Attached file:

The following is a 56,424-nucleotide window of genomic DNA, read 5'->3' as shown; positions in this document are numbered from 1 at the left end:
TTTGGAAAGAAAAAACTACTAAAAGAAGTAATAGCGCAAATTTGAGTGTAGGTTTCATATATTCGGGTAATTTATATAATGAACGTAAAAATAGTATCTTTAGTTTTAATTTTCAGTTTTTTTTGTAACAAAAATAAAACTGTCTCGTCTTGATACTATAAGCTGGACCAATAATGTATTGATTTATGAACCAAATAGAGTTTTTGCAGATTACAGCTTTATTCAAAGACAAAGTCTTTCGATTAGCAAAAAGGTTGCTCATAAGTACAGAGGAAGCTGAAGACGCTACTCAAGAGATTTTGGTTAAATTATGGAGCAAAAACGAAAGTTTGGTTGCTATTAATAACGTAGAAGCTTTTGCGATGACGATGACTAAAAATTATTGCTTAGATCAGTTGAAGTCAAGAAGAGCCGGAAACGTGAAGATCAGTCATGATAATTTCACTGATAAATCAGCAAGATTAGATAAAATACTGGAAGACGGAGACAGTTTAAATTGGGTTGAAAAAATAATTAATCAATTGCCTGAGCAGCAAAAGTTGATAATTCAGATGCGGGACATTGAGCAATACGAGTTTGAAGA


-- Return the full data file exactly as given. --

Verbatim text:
The following is a 56,424-nucleotide window of genomic DNA, read 5'->3' as shown; positions in this document are numbered from 1 at the left end:
TTTGGAAAGAAAAAACTACTAAAAGAAGTAATAGCGCAAATTTGAGTGTAGGTTTCATATATTCGGGTAATTTATATAATGAACGTAAAAATAGTATCTTTAGTTTTAATTTTCAGTTTTTTTTGTAACAAAAATAAAACTGTCTCGTCTTGATACTATAAGCTGGACCAATAATGTATTGATTTATGAACCAAATAGAGTTTTTGCAGATTACAGCTTTATTCAAAGACAAAGTCTTTCGATTAGCAAAAAGGTTGCTCATAAGTACAGAGGAAGCTGAAGACGCTACTCAAGAGATTTTGGTTAAATTATGGAGCAAAAACGAAAGTTTGGTTGCTATTAATAACGTAGAAGCTTTTGCGATGACGATGACTAAAAATTATTGCTTAGATCAGTTGAAGTCAAGAAGAGCCGGAAACGTGAAGATCAGTCATGATAATTTCACTGATAAATCAGCAAGATTAGATAAAATACTGGAAGACGGAGACAGTTTAAATTGGGTTGAAAAAATAATTAATCAATTGCCTGAGCAGCAAAAGTTGATAATTCAGATGCGGGACATTGAGCAATACGAGTTTGAAGA